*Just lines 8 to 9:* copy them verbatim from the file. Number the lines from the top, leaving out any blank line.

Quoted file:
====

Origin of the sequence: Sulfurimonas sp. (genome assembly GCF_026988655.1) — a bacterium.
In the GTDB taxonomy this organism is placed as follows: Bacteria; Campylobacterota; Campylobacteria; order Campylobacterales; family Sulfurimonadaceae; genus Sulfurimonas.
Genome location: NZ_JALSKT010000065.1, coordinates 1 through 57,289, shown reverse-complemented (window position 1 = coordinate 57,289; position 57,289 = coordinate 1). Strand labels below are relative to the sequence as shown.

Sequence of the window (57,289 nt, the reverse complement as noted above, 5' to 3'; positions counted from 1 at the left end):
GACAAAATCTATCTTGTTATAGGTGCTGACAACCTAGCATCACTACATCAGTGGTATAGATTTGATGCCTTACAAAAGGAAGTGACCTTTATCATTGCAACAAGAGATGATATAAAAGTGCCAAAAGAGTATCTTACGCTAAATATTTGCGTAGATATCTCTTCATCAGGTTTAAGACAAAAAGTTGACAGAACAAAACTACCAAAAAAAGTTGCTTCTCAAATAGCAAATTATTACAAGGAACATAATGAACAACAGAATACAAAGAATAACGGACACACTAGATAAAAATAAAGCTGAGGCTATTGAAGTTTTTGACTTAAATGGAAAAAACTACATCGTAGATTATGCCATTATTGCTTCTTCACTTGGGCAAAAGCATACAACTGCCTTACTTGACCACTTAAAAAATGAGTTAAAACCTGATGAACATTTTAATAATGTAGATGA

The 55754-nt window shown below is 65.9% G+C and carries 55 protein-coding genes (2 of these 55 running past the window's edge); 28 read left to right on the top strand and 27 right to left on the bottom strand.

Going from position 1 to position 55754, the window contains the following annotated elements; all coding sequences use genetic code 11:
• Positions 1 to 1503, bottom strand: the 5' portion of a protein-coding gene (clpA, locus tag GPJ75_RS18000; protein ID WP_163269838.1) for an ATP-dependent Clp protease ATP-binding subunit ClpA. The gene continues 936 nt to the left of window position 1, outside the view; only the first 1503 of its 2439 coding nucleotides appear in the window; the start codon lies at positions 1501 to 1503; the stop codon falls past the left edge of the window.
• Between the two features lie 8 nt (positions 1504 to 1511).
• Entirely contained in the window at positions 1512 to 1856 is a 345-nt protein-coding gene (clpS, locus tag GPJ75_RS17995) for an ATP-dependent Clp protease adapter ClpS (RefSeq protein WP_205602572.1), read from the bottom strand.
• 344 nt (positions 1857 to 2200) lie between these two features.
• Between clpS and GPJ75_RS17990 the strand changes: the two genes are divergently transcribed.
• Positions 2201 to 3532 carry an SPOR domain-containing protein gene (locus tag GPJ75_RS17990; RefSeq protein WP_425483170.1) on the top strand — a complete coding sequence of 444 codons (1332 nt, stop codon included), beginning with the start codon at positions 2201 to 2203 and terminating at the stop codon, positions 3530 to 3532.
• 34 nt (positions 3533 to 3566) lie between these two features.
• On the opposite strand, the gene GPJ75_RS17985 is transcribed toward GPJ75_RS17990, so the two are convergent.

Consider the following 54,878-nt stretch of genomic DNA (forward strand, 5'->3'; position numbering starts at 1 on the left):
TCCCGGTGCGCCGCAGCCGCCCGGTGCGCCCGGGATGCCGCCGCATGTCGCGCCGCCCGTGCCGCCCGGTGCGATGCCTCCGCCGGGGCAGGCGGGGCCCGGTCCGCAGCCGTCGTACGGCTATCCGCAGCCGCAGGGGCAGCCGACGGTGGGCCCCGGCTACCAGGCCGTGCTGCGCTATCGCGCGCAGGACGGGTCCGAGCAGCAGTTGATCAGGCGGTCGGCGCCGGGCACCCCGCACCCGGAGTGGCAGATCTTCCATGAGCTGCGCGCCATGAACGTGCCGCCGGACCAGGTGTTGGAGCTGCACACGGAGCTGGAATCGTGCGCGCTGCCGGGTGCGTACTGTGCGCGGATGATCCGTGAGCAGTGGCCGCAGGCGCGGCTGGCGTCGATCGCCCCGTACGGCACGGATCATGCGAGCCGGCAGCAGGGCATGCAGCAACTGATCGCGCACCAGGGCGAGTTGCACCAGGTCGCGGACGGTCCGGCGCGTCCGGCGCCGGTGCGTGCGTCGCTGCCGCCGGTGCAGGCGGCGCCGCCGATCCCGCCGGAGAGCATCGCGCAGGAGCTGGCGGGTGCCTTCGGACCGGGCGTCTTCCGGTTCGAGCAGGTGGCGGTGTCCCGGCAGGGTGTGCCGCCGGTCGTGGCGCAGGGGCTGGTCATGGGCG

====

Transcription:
• Positions 1 to 1503, bottom strand: the 5' portion of a protein-coding gene (clpA, locus tag GPJ75_RS18000; protein ID WP_163269838.1) for an ATP-dependent Clp protease ATP-binding subunit ClpA. The gene continues 936 nt to the left of window position 1, outside the view; only the first 1503 of its 2439 coding nucleotides appear in the window; the start codon lies at positions 1501 to 1503; the stop codon falls past the left edge of the window.
• Between the two features lie 8 nt (positions 1504 to 1511).